Unhampered by on-line challenges I’ve flitted happily around the Garden of Genres, and had a wonderful reading year. I hope you did too!
Happy reading!



The End of the Day – Clare North

A Gentleman in Moscow – Amor Towles

Less  –  Andrew  Sean Greer

Everything Under – Daisy Johnson

Golden Delicious – Christopher Boucher
The High Mountains of Portugal – Yann Martel

Bonemeal for Roses – Miranda Sherry

Memory Wall – Anthony Doerr

The Paper Menagerie – Ken Liu
Difficult Women – Roxanne Gay

A Tale for the Time Being – Ruth Ozeki
The Pigeon Tunnel – John le Carre
The Song Collector – Natasha Solomons
The Sudden Appearance of Hope – Clare North
Lethal White – Robert Galbraith

Wabi Sabi for Writers – Richard Powell
The Lost Empire of Atlantis – Gavin Menzies

Mountains of the Mind – Robert MacFarlane
Why do Birds Suddenly Disappear? – Lev Parikian

The Little Book of Ikigai – Ken Mogi

District Six Huis Kombuis : Food & Memory Cookbook – Tina Smith

City of Saints and Madmen – Jeff vander Meer
How to be Both – Ali Smith
Postcard Stories – Jan Carson

LETHAL WHITE – Robert Galbraith aka JK Rowling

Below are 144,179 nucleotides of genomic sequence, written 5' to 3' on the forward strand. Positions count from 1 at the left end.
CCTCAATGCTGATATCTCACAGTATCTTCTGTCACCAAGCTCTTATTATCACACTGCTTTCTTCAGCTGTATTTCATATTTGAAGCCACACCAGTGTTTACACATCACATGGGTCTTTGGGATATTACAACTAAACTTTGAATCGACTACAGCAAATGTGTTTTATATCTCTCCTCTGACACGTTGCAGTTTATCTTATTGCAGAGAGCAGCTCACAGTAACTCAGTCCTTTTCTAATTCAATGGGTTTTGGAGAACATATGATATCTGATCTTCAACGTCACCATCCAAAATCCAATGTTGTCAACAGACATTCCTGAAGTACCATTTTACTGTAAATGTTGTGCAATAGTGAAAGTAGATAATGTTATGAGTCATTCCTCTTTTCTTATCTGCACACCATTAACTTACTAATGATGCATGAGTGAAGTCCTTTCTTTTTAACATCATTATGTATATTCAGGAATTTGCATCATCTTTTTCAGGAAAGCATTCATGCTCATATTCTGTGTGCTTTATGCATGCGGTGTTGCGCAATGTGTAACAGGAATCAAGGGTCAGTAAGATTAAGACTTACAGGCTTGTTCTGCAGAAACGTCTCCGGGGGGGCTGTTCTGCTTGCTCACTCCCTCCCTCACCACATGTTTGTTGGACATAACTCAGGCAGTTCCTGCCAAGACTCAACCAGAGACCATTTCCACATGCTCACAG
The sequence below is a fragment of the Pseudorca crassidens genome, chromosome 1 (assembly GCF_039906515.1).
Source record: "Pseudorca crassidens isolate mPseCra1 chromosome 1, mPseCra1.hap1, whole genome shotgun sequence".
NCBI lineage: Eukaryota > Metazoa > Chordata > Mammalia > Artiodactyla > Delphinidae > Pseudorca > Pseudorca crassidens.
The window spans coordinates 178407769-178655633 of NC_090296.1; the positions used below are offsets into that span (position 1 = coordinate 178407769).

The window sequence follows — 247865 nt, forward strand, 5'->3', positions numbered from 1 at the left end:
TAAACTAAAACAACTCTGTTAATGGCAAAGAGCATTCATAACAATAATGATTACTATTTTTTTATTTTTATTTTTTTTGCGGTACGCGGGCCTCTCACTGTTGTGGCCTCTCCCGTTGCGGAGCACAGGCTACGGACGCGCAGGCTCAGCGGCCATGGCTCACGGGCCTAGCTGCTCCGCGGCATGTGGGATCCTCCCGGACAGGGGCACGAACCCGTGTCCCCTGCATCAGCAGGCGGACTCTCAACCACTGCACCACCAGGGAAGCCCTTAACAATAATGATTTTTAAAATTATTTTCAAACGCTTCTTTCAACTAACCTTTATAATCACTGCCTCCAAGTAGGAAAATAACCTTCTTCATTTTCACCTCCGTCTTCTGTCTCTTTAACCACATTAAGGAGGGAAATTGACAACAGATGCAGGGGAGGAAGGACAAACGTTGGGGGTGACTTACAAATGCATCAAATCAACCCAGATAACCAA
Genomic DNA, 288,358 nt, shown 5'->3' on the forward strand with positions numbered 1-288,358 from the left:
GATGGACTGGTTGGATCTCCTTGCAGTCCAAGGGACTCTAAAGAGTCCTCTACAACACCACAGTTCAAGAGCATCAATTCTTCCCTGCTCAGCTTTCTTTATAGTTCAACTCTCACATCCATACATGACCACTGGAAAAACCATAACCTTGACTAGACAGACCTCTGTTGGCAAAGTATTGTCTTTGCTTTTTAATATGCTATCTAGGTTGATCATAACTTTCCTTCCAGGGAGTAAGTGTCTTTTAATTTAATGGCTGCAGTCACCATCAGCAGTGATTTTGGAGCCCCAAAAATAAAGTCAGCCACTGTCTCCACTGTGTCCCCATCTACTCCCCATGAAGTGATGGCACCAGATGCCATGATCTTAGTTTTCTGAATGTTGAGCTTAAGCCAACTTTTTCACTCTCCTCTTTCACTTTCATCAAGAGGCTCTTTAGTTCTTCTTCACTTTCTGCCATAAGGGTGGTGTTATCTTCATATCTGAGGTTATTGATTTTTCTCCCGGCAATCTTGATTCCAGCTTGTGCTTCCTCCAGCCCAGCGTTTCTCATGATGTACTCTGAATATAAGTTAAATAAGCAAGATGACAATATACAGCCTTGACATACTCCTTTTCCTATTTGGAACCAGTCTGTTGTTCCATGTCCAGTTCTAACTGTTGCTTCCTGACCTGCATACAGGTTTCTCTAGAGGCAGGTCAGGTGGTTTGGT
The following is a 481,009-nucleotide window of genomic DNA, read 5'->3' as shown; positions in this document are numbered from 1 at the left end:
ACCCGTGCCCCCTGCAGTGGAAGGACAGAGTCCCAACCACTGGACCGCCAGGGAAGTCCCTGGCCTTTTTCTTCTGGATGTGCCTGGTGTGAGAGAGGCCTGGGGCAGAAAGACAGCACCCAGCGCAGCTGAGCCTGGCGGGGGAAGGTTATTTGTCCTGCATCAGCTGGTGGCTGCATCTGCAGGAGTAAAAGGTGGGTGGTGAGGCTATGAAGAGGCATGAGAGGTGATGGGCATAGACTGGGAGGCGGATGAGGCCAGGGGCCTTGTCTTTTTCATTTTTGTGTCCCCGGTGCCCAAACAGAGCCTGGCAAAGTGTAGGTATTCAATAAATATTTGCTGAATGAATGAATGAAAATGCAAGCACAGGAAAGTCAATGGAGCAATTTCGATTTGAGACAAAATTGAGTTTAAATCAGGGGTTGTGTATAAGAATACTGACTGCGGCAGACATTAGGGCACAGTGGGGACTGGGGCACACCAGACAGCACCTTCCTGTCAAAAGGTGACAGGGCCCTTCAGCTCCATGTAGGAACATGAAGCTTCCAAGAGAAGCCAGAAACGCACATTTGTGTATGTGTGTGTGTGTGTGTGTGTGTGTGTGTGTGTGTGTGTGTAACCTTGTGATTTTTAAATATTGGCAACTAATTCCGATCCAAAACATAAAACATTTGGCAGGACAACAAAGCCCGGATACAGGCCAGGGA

Now I’m a Cormoran Strike fan, but when I was handed  #4 in the series, my heart sank. 649 pages is a solid brick of a book, and I’m kinda over books like bricks. Give me a light, nifty novella and away I go.  However, I girded my literary loins and plunged in.

Two days later, I emerged, with sprained eyeballs and a happy smile on my face. Yup: she’s done it again. JK Rowling tells one hell of a story. I couldn’t turn the pages fast enough.

The book is a convoluted who-dunnit, set against the background of the British upper classes (politics, Westminster,  family feuds, money, wives, horses  – upper class Brits, so naturally there’s horses)  and in the end all is revealed.

But perhaps  of more interest is the on-going  personal relationship of Strike – the battered Afghan war amputee –  now a private detective in London, and his assistant/partner, Robin who is miserably married to an accountant. Things are not going well. Not for Strike, hampered by his war injury and a sinking bank balance, nor for Robin struggling to maintain her marriage which was a non-starter from the words ‘I do’ at the altar. At first I wearied of the on-going romantic tension between Strike and Robin – after all, this has been going on since Book #1 and I’m beginning to think oh for goodness sake! Enough already!  But then JKR swept me away and I stopped grumbling.

BTW, JKR does a fair bit of grumbling herself, having a jolly good go at the arrogance and greed of the British elite. She mercilessly parodies their accents, snobbish  social networking, their family nicknames and their penchant for  preposterous names. Who names their child Torquil, for heaven’s sake? Or how about Peregrine, shortened to Pringle  – which immediately reminded me of the crisps.

And on the topic of names: I didn’t care for the title. Because I live in a country with a shark patrolled coast, it reminded me immediately of the fearsome creatures. Ultimately, the title is relevant, but it jarred for me.